contagious, infectious diseases and the people with whom they came in contact, to isolate and quarantine them, or take other measures to control the spread of disease (Birkhead and Maylahn, 2000). Since the 1950s, surveillance has gradually expanded to include monitoring disease trends in populations for the purpose of initiating population-based disease-control programs. More recently, traditional models for controlling communicable diseases have also been extended to noninfectious diseases, as well as occupational, environmental, behavioral, biological, and social factors that are believed to contribute to the onset and spread of disease (Thacker, 2000). Surveillance is a process that relies on increasingly sophisticated epidemiological and statistical techniques and requires a large and complex system that stretches from the individual practitioner to the World Health Organization.

In the United States, legal authority to require reporting of diseases resides primarily at the state level. In some states, legislation specifies reporting requirements for particular diseases; in others, legislation delegates authority to the state health department or local boards of health to designate reportable disease by regulation; and some states use both (Thacker, 2000).1 Legislative authorization is necessary because health providers cannot lawfully release or disclose personal medical information about a patient without the patient’s consent.2 Health care facilities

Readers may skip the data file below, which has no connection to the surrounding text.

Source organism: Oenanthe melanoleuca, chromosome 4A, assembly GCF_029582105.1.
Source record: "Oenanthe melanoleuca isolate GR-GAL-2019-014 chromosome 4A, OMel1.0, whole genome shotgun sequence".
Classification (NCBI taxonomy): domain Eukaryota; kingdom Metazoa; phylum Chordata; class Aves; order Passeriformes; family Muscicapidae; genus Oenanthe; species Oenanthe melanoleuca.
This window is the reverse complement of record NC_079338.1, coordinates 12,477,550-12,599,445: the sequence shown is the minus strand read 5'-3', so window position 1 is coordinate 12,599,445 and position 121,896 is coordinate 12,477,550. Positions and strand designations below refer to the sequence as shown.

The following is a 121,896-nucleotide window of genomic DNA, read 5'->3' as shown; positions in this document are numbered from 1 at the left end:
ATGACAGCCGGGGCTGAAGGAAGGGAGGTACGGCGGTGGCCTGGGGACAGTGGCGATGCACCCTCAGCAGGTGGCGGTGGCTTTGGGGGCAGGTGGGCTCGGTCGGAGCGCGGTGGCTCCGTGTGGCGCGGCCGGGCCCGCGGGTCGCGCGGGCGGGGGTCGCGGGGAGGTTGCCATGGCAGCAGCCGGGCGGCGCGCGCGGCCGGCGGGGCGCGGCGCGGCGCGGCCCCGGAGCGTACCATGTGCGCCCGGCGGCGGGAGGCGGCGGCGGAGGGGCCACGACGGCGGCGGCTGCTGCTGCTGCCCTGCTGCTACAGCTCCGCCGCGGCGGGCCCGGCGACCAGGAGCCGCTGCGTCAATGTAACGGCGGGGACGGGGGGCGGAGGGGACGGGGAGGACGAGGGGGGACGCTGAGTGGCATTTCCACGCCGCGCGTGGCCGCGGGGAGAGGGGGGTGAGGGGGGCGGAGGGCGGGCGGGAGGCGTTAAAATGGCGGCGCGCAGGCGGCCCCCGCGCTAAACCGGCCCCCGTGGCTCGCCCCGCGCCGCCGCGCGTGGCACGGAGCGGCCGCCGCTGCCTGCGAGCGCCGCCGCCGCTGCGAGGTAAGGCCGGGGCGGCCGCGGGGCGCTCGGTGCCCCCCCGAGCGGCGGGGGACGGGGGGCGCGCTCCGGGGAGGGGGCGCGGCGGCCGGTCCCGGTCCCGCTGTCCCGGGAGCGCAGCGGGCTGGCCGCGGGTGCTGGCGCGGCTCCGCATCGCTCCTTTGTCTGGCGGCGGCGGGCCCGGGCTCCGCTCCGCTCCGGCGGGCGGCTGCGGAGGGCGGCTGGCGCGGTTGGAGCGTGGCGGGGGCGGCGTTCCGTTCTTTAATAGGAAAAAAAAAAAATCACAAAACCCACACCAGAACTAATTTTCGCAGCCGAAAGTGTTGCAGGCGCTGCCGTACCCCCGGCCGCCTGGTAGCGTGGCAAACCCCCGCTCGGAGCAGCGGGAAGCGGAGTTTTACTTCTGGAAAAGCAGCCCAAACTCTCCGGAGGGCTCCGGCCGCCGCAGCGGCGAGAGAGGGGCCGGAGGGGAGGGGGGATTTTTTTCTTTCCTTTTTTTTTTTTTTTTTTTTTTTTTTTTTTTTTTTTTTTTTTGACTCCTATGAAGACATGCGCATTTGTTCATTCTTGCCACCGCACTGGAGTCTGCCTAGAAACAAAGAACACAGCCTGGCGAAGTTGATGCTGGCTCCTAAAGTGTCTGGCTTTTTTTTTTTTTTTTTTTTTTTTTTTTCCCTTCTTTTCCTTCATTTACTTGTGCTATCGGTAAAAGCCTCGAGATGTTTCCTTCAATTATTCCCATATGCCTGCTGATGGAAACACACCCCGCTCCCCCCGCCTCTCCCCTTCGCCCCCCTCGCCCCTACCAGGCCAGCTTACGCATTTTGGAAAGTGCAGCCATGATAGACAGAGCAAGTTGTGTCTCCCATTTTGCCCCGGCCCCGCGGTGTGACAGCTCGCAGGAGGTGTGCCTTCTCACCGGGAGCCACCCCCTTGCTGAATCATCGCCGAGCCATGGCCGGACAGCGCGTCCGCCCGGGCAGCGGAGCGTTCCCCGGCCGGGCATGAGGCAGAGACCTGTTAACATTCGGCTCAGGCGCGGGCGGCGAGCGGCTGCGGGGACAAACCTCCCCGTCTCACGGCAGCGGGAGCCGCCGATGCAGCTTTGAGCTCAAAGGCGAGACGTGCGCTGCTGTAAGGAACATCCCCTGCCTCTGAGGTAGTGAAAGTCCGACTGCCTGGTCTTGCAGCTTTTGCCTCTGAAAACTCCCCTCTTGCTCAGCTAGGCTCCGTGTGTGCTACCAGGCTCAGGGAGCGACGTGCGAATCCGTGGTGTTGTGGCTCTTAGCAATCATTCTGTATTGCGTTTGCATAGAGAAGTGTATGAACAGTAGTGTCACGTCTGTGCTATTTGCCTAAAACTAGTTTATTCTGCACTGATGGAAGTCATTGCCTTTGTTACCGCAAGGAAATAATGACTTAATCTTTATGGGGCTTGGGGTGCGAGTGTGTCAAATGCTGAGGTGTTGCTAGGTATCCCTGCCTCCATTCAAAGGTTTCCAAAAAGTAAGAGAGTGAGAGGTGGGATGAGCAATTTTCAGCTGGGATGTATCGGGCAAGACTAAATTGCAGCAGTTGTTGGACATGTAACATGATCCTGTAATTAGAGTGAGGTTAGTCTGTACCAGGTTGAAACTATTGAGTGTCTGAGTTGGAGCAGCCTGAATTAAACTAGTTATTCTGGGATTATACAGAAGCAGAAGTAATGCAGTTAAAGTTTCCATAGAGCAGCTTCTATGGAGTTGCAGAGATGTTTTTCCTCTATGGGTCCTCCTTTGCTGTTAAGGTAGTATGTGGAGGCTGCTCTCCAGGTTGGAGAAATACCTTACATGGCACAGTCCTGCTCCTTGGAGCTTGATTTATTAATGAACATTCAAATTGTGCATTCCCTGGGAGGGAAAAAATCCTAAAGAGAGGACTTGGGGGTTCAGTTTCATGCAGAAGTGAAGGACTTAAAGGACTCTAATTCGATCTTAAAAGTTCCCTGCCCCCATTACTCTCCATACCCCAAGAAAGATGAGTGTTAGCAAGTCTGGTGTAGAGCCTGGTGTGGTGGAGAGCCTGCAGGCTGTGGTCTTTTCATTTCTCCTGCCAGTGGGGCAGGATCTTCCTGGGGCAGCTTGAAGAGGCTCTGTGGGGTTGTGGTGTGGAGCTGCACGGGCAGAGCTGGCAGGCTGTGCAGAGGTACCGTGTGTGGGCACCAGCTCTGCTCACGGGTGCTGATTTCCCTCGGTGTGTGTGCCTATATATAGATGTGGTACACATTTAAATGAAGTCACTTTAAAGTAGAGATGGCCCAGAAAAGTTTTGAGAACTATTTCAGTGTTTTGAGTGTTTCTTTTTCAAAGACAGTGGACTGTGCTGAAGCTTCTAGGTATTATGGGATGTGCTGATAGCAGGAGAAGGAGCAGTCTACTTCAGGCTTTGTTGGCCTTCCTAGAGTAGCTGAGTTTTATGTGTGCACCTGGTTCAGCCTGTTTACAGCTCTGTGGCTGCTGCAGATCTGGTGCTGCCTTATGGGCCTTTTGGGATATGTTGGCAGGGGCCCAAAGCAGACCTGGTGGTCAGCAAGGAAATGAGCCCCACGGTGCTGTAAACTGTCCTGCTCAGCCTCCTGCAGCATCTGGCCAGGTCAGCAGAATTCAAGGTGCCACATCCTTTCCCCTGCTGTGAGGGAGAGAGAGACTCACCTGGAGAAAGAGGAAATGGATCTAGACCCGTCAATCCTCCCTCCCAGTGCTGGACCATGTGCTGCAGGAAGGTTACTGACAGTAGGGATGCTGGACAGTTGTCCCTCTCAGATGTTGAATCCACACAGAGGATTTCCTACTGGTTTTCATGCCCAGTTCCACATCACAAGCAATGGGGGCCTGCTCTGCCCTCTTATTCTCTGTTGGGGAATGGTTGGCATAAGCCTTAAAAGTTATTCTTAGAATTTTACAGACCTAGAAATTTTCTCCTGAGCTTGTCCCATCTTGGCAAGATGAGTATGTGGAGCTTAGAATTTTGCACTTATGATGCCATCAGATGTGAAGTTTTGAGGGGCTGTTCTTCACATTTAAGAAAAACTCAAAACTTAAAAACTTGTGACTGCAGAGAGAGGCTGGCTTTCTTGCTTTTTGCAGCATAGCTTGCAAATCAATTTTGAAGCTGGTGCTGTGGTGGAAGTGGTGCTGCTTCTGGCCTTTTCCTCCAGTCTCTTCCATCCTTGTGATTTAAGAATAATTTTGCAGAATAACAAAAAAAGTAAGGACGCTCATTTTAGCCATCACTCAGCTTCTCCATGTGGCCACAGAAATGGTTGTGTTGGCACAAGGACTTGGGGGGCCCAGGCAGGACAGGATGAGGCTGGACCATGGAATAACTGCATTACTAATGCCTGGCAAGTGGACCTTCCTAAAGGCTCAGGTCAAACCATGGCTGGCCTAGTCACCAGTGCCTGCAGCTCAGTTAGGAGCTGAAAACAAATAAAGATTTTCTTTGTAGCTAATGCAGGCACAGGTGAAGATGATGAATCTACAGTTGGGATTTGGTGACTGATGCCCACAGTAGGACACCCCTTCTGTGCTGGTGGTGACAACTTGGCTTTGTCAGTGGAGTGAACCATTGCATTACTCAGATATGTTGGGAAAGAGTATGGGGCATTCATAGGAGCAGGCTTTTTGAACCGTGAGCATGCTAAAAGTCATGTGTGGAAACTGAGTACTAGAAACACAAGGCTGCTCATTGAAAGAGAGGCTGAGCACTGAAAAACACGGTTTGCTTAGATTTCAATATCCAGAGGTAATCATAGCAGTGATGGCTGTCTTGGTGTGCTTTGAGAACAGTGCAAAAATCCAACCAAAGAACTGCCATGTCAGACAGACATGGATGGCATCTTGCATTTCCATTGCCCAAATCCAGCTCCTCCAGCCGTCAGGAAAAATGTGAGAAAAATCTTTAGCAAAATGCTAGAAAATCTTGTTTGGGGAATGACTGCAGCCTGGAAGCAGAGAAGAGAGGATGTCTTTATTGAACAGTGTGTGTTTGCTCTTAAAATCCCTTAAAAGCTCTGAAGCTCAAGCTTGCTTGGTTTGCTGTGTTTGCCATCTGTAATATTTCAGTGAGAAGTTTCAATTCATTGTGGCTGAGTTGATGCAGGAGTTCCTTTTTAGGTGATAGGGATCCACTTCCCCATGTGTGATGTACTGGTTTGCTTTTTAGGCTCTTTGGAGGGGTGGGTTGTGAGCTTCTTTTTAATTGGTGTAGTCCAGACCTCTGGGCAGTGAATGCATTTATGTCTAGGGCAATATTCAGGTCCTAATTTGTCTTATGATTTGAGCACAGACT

The state’s sovereign police power, which authorizes it to adopt legislation to protect the public’s health and safety, includes the power to protect the public from the spread of communicable diseases. The state legislature may authorize counties, cities, or towns to take action within their jurisdictions (Gostin, 2000; Hall et al., 2003). The federal government also has constitutional authority to enact legislation to prevent the spread of communicable diseases introduced by immigration, commerce with foreign nations, domestic interstate commerce, acts of war, or threats to national security (U.S. Constitution, article 1, sec. 8).


Health care providers have a general common law (and, in some cases, statutory) duty to refrain from disclosing such information without the patient’s consent (e.g., Federal Privacy Act, Health Insurance Portability and Accountability Act (HIPAA) regulations). In addition, the U.S. Constitution (and some state constitutions) protect an individual’s right to privacy in his or her personal medical information and from disclosure without the individual’s consent. The Fourth Amendment to the Constitution prohibits unreasonable searches and seizures, which include the disclosure of medical information. The Due Process Clause of the Fifth and Fourteenth Amendments prohibits the federal and state governments from depriving any person of liberty without due process of law. Liberty interests are also implicated because statutes that make diseases reportable may also typically subject individuals who are reported to deprivations of liberty, such as isolation. (The Committee notes that some state AIDS or HIV reporting laws are distinct statutes in order to avoid subjecting people with HIV or AIDS to such controls.) Several federal courts of appeal have recognized that “individuals who are affected by the HIV virus clearly possess a constitutional right to privacy regarding their condition” (Doe v City of New York, 15 F3d 264, 267 [2d Cir 1994]). See also Doe v SEPTA, 72 F3d 1133 (3d Cir 1995). Such rights are not absolute,

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